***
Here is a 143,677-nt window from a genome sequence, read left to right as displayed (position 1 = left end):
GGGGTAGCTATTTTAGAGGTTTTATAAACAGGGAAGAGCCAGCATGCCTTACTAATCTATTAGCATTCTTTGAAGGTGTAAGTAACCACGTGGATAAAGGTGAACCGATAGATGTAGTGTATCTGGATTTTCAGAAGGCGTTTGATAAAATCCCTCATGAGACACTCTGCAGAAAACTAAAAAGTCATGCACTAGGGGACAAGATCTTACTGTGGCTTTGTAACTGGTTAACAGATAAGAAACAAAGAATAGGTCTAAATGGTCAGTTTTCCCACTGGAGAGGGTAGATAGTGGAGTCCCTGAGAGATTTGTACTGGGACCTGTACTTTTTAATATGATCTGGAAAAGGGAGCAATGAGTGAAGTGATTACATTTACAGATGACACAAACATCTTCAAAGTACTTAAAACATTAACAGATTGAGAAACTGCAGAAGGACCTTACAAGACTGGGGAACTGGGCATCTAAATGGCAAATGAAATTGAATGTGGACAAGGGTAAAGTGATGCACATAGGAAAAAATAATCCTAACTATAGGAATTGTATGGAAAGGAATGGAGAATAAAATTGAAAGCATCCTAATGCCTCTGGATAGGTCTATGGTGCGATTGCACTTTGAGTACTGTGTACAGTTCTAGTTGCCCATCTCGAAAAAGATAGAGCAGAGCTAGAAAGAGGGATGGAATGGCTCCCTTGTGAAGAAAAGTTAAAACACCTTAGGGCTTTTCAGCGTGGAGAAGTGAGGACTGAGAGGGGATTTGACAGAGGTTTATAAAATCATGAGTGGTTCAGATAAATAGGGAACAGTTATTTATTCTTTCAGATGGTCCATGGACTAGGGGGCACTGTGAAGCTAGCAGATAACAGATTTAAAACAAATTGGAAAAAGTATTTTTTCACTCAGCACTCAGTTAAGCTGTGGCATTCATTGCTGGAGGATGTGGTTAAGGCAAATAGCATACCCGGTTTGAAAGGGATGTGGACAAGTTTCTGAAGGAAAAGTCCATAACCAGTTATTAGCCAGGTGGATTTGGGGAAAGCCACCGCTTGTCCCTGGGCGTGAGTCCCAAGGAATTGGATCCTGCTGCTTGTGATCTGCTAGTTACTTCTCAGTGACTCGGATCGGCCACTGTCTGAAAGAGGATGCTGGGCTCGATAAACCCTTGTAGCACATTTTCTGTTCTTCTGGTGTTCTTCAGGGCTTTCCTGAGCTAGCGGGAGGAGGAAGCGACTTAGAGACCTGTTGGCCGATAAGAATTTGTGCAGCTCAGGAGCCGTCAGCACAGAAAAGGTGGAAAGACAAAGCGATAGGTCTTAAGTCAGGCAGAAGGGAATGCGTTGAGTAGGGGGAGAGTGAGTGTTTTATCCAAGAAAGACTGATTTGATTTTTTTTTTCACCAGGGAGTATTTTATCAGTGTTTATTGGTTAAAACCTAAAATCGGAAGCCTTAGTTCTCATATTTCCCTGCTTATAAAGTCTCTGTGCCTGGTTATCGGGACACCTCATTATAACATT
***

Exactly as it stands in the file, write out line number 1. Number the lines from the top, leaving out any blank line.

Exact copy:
Here is a 143,677-nt window from a genome sequence, read left to right as displayed (position 1 = left end):